A Brief History of Allihies Mines by Dan Tietzsch-Tailor


1812   Mining begins at Dooneen.

1813   30 employees. Two barrels of porter where bought for christening of Mountain Mine. In July the first ore was transported to Ballydonegan Bay

1815   300 employees.

1817   Mine captains arm themselves with blunderbusses (guns) in response to a local dispute.

1820   500 employees. Company buys in potatoes to sell at cost to employees after their money loses all value when a bank collapses.

1821   Dunboy Castle first extended.

1822   500 employees. Famine leads to doting in Cork and Kerry and Government restricts gunpowder supply.

1824   The mountain road between Castletown and Allihies is made accessible for horses.

1831   1,000 employees (employment makes the area the quietest part of an otherwise restless nation). Provisions bought in by company.

1832   Cholera comes to the mines and there are several deaths ‑ the miners take fright and stay away.

1833   Dam at Caminches bursts and floods engine shaft.

1836   Cornish Village school built

1838   1,000 employees.

1842   1,600 employees. Police barracks built in Allihies village

1845   Mine masons build a Protestant chapel at southern end of Allihies village; Roman Catholic church in Allihies village built the same year. Great Famine  begins.

1846   Provisions bought in by company to offset effects of famine. The mines make a loss.

1847   500 ‑ 1,500 employees. Provisions bought in by company to offset effects of famine. The mines make a loss.

1850   1,000 ‑ 1,200 employees. Puxley’s schooner, the “Miner” is lost at sea

1853   900 ‑ 1,000 employees and 7 mine captains. Production: 425 tons per month. Caminches closed.

1854   Puxley loses another schooner, the “Brothers” and it is replaced by another the “Albion”.

1856   John Puxley (84) dies in Tenby, S. Wales. his eldest grandson, John ‘Johnny” Puxley Jr (25), inherits the mines.

1860   1,200 ‑ 1,500 employees. Johnny Puxley (29) dies, having taken no direct interest in the mines; his brother, Henry Puxley (26), inheritsthe mines. Production: about 5,000 tons.

1861   100 Kealogue miners strike after fatality,

1863   8,358 tons of ore sold.

1864   Strike by Kealogue miners. A march on Mountain mine is turned away by a show of police force, and the miners soon return to work.

1866   Henry Puxley begins a major extension to Dunboy Castle at an estimated cost of £ 17,000. Sharp decline in copper price.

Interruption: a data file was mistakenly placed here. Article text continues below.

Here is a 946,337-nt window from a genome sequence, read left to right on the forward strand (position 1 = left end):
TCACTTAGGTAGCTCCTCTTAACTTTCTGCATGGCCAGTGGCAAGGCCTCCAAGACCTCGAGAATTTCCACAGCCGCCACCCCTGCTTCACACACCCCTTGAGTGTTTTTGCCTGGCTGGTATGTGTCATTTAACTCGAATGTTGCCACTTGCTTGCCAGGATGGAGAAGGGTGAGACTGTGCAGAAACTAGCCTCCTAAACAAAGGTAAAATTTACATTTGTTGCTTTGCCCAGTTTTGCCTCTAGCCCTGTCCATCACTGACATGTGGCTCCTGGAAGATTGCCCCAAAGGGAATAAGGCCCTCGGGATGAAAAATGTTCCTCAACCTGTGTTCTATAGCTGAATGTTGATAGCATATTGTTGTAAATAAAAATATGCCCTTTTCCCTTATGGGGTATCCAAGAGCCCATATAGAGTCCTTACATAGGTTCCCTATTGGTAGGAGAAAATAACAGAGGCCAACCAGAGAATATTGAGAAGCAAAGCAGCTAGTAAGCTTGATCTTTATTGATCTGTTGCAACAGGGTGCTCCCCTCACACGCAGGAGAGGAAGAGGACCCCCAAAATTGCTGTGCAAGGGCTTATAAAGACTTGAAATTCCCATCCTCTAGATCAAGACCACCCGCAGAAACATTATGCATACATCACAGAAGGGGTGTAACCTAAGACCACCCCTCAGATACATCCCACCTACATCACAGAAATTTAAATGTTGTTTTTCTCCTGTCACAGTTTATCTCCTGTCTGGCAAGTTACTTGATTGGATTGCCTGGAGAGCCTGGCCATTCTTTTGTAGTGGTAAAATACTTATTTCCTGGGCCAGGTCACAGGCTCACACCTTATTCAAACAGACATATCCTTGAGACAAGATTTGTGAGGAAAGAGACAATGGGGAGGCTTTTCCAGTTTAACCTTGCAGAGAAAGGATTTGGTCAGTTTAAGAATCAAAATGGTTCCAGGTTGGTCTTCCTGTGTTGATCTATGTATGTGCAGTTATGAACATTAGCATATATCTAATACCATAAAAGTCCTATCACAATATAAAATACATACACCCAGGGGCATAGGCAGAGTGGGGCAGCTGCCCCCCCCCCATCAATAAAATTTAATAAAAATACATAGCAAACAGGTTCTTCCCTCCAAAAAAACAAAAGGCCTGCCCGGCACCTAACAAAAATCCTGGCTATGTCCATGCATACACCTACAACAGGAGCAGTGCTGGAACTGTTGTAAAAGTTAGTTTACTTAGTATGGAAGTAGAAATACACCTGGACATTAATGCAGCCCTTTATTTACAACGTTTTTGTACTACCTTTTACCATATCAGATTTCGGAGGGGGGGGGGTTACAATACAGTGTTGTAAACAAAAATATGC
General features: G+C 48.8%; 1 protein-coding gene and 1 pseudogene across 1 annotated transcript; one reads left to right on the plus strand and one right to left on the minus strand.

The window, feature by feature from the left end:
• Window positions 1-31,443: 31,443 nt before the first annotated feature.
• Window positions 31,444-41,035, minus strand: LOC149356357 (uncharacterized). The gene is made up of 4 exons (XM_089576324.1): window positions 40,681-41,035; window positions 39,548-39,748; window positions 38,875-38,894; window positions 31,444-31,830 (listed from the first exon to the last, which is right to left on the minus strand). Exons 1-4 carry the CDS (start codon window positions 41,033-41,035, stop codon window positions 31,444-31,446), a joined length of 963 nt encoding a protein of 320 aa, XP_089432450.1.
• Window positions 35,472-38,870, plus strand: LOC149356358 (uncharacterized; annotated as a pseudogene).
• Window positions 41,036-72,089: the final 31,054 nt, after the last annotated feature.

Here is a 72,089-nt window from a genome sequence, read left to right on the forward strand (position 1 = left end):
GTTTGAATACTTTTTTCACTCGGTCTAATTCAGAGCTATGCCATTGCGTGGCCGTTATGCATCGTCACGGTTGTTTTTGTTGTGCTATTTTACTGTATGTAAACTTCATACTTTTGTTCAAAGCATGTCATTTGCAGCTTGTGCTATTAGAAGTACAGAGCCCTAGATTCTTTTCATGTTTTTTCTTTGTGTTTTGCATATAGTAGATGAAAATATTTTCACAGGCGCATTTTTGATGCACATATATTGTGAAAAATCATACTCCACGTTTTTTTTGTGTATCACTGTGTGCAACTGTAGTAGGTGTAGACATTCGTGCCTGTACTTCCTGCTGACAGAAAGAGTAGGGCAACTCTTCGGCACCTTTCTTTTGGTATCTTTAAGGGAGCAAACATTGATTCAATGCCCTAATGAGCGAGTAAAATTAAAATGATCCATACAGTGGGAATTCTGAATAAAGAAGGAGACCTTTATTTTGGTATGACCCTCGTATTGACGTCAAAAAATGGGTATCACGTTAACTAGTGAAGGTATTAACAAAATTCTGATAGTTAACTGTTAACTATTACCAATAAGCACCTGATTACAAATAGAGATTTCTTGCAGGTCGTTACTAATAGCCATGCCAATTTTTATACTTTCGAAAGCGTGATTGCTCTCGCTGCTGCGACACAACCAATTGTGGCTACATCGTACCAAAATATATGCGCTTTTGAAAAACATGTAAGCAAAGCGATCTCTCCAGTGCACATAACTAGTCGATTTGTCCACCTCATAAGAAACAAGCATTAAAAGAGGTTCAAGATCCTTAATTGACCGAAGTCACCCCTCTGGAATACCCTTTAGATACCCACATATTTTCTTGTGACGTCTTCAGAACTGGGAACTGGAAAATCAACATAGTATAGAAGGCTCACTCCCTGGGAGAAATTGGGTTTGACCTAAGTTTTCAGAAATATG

1867   Puxley advertises the mines for sale. Production: 5,599 tons.

1868   Workforce reduced to 600 employees. Strike at Kealogue. ends when Puxley returns from Europe and raises wages. Protestant curate, Rev. Stoney, is sacked by the Rector of Berehaven for his outspoken comments on miner’s pay and poverty. The mines are offered to the Mining Company of Ireland (MCI) for £100,000; a committee investigates the mines but (August) the MCI company   secretary, Robert Heron, is sacked when it is discovered that he has already privately bought the mines together with other MCI directors and shareholders. New owners include 3 members of the Bewley retail family of Dublin.

1869   Production: 4,785 tons.

1870   The new company, the Berehaven Mining Company, publishes its prospectus. There are 12 Cornish miners at Kealogue, 6 at Mountain mine and 1 at Dooneen.

1872   Puxley’s wife dies and he leaves Ireland; Dunboy Castle extension is never completed. The final bill for the extension is £36,827 but after legal action it is reduced to £21, 000.

1873   A company ship with a cargo of 105 tons of coal is wrecked in Ballydonegan Bay.

1874   Loss of £15,431 reported; Captain Crase is dismissed and steam powered stamps are replaced by water stamps ‑ both to save money.

1875   Kealogue closed.

1877   Loss of £2,799 reported.

1878   Selected shareholders call for the company to be wound up. Dooneen closed.

1879   400 employees;

1883   153 employees. Production: 104 tons.

1884   10 employees. The Berehaven Mining Company is wound up.

1885   Mine plant and machinery is auctioned off. Many of the miners have emigrated or will emigrate to the USA, particularly the Butte, Montana copper mines. Minor production continues until 1962.